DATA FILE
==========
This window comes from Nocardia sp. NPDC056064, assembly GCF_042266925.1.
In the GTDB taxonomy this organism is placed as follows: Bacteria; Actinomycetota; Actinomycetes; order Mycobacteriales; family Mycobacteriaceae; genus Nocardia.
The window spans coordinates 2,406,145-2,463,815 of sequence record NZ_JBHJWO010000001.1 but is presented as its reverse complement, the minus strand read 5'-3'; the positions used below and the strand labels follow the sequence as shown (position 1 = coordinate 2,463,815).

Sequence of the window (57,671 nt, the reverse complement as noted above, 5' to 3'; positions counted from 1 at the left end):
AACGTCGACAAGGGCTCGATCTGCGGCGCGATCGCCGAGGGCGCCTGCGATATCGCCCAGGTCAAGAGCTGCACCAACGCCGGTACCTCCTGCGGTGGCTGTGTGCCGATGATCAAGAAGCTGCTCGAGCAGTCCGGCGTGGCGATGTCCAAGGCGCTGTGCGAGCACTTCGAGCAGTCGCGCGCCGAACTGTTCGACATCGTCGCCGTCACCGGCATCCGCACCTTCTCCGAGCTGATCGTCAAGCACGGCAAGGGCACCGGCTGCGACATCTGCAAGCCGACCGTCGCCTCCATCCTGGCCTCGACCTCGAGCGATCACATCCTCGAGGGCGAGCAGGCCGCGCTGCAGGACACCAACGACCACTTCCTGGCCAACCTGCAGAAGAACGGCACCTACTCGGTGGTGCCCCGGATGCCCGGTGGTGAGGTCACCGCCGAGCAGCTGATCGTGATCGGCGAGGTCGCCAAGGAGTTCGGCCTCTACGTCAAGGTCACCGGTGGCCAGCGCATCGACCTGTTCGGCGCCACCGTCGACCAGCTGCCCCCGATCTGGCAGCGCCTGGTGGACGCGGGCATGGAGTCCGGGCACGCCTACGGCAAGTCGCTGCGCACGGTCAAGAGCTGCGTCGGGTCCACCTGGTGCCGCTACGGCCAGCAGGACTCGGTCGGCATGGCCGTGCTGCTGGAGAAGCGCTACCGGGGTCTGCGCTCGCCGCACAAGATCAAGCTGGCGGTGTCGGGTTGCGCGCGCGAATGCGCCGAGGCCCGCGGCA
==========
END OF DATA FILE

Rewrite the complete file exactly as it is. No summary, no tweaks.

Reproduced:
This window comes from Nocardia sp. NPDC056064, assembly GCF_042266925.1.
In the GTDB taxonomy this organism is placed as follows: Bacteria; Actinomycetota; Actinomycetes; order Mycobacteriales; family Mycobacteriaceae; genus Nocardia.
The window spans coordinates 2,406,145-2,463,815 of sequence record NZ_JBHJWO010000001.1 but is presented as its reverse complement, the minus strand read 5'-3'; the positions used below and the strand labels follow the sequence as shown (position 1 = coordinate 2,463,815).

Sequence of the window (57,671 nt, the reverse complement as noted above, 5' to 3'; positions counted from 1 at the left end):
AACGTCGACAAGGGCTCGATCTGCGGCGCGATCGCCGAGGGCGCCTGCGATATCGCCCAGGTCAAGAGCTGCACCAACGCCGGTACCTCCTGCGGTGGCTGTGTGCCGATGATCAAGAAGCTGCTCGAGCAGTCCGGCGTGGCGATGTCCAAGGCGCTGTGCGAGCACTTCGAGCAGTCGCGCGCCGAACTGTTCGACATCGTCGCCGTCACCGGCATCCGCACCTTCTCCGAGCTGATCGTCAAGCACGGCAAGGGCACCGGCTGCGACATCTGCAAGCCGACCGTCGCCTCCATCCTGGCCTCGACCTCGAGCGATCACATCCTCGAGGGCGAGCAGGCCGCGCTGCAGGACACCAACGACCACTTCCTGGCCAACCTGCAGAAGAACGGCACCTACTCGGTGGTGCCCCGGATGCCCGGTGGTGAGGTCACCGCCGAGCAGCTGATCGTGATCGGCGAGGTCGCCAAGGAGTTCGGCCTCTACGTCAAGGTCACCGGTGGCCAGCGCATCGACCTGTTCGGCGCCACCGTCGACCAGCTGCCCCCGATCTGGCAGCGCCTGGTGGACGCGGGCATGGAGTCCGGGCACGCCTACGGCAAGTCGCTGCGCACGGTCAAGAGCTGCGTCGGGTCCACCTGGTGCCGCTACGGCCAGCAGGACTCGGTCGGCATGGCCGTGCTGCTGGAGAAGCGCTACCGGGGTCTGCGCTCGCCGCACAAGATCAAGCTGGCGGTGTCGGGTTGCGCGCGCGAATGCGCCGAGGCCCGCGGCA